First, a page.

ImmigrationThe debate continues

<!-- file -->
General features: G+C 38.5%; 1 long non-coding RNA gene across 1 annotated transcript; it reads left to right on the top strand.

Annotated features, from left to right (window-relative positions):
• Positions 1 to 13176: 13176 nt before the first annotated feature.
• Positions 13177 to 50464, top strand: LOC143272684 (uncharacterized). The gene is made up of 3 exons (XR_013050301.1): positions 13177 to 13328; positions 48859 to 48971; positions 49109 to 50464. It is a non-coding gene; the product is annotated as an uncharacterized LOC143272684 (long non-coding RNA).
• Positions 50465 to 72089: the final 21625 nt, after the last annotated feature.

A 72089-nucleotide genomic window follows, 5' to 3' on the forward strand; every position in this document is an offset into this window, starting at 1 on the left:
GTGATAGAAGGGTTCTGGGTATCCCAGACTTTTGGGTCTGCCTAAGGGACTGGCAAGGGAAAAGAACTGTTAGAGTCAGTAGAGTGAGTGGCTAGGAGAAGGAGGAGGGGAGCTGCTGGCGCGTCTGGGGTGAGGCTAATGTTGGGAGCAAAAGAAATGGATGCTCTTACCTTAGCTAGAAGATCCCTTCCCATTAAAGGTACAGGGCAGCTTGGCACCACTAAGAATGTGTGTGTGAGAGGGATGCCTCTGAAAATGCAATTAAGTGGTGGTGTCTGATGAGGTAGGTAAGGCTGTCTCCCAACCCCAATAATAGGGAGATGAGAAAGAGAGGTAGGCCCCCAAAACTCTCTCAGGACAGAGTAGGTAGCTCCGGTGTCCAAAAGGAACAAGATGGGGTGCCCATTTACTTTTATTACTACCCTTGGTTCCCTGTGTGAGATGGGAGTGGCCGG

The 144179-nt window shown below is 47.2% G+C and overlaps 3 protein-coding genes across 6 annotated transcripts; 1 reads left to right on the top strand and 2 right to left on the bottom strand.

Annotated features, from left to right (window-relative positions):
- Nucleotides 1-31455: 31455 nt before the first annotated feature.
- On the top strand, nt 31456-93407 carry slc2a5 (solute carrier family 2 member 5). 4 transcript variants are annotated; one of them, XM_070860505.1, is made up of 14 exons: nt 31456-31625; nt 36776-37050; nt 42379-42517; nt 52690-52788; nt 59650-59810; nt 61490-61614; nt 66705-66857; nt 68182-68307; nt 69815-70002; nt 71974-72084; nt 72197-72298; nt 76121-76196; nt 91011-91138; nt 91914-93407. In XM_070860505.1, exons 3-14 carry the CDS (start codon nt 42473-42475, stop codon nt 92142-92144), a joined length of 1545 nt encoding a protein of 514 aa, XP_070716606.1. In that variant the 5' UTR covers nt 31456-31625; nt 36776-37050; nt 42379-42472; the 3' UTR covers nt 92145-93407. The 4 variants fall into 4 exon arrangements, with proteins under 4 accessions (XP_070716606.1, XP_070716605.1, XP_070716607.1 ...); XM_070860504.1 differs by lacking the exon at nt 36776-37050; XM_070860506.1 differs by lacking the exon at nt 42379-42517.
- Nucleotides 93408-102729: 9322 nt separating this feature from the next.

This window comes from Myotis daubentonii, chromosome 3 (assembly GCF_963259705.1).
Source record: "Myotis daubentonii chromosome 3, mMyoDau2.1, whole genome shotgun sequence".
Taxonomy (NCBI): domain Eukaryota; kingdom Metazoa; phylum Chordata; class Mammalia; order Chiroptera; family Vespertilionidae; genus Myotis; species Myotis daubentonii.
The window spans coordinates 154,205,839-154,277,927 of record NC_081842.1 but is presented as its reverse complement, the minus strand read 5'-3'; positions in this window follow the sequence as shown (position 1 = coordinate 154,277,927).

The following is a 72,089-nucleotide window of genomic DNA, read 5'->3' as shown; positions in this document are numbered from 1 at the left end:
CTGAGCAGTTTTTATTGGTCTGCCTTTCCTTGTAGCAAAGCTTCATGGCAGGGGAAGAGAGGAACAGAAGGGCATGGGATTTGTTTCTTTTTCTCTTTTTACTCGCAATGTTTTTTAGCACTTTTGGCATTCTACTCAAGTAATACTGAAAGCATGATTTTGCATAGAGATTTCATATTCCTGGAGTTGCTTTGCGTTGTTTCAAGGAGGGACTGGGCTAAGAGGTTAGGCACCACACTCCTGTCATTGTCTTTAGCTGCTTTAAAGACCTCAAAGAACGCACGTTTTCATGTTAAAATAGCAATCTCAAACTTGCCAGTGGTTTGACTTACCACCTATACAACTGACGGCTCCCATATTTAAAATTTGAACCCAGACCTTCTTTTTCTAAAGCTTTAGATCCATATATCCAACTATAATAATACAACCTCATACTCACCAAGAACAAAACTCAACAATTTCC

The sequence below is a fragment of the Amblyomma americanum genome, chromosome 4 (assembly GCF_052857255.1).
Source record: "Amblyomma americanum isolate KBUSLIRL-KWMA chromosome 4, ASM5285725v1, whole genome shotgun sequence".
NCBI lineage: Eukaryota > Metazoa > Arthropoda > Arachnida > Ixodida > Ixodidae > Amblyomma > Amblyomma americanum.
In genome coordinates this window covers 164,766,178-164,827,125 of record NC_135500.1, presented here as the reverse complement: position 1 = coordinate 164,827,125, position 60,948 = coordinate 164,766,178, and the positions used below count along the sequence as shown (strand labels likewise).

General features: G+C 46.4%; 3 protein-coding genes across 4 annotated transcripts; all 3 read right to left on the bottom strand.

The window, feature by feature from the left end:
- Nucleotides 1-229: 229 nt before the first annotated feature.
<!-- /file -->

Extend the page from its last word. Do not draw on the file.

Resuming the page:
A growing critique of modern America is that nobody debates issues anymore. The most popular television pundits are so extreme in their views that many people tune in purely for the entertainment value, or to hear somebody whom they know they’ll agree with. The media is drooling over 2008 presidential candidates two years before the election, but I still don’t know what most of them stand for. While it’s very widespread, nowhere is this simplification of complex issues more apparent than in the controversy over immigration policy, where honest debate quickly degenerates into partisan rhetoric. Illegal immigration is very widespread in this country, and has turned into perhaps the hottest domestic issue. Many Americans claim that undocumented workers steal jobs, depress wages and benefit from taxpayer money without paying taxes themselves. It should be noted that the American unemployment rate remains a low 4.5 percent and average weekly earnings have increased by 2.6 percent in the last year, statistics that certainly don’t agree with such accusations. Many are also accused of living on welfare rather than even working. However, 96 percent of undocumented males are in the work force. Unfortunately, these numbers are not widely discussed, as many are content to make quick judgements regarding the legitimacy of illegals, often based on their own personal biases. In a guest column published Jan. 2 in The Des Moines Register, Robert Ussery referred to illegal immigrants as “mules” and “coyotes,” while using the phrase “illegal invaders” five separate times. Not surprisingly, the column suggested no workable ways to address the issue, and didn’t even give a clear picture of what he though the problem was. It only made the point that he doesn’t want immigrants in the country. Harvard professor Samuel Huntington went further, claiming that Mexicans “reject the Anglo-Protestant values that built the American Dream.” This comment is blatantly racist: the American Dream is associated with the hope for a better life—the reason that most immigrants come in the first place. Second grade history lessons spring to mind about the courage of the pilgrims. But I suppose they’re different, because they had Anglo-Protestant values. The way that these workers are talked about scratches the surface of a much bigger human issue: is there such a thing as an illegal person? The question can get caught up in a lot of technicalities, but one thing is clear: the label of “illegal” dehumanizes and bridges the gap between objective discussion and hateful comments. The least we can do as fellow human beings is respect their right to exist first, before evalutating their place in the U.S economy. Fortunately, our friends in Congress see through this name-calling. They’re searching for real ways to enrich the economy while remembering the rights that immigrants deserve….right? Well, they agreed to build 700 miles of fence along the border last year. Beyond that, there was just a lot of arguing over a proposed bill. The fence, however, is very revealing—it’s an attempt to give the illusion of progress. The border is nearly 2,000 miles long, there are not nearly enough bodies to patrol it, and the past has given no indication that a fence is effective at preventing border-crossings at all. In fact, only 40% of undocumented immigrants cross illegally. Many simply overstay their visas. While the fence will not solve anything, now politicians have the luxury of pointing out that they were “tough on immigration.” The recent Swift Co. raids in Marshalltown and other cities nationwide were another deceptive attempt to appease opponents of immigration. To date, 148 former employees of Swift meatpacking plants have been indicted for identity theft and related crimes nationwide. This is about .00001% of the estimated 13 million illegal immigrants living in the United States. Well, only 99.99999% to go. Sadly, while the raids did nothing to help the economic troubles caused by such widespread cheap labor, they did tear numerous families apart (some were sent to cities as far away as St. Paul and Omaha without any formal charges being filed). So, where do we start if progress is to be made? Well, the first step is to clearly identifying the problem before laying blame on anyone. The problem is not that too many Latin Americans are coming into the United States, but that the current U.S economy has a huge demand for inexpensive, low-skilled jobs. That many of these jobs are taken by undocumented workers is a separate issue, involving the economies of their own countries, as well as the popular romantic portrayal of America as a land where everybody holds hands and makes lots of money. The most important thing that the United States can do right now is create an economic environment that doesn’t encourage a gigantic number of underpaid workers. If the demand is reduced, the supply will be reduced as well. This, of course, is easier said than done. But it’s the most important practical reform we can make without interfering with the sovereignty of other countries. A good place to start would be to put a cap on CEO salaries. The proposed minimum wage increase is also promising. Of course, just as urgent is a fundamental change in how we view immigrants: not as invaders, but as people whose lives have been affected by the demands of the world economy.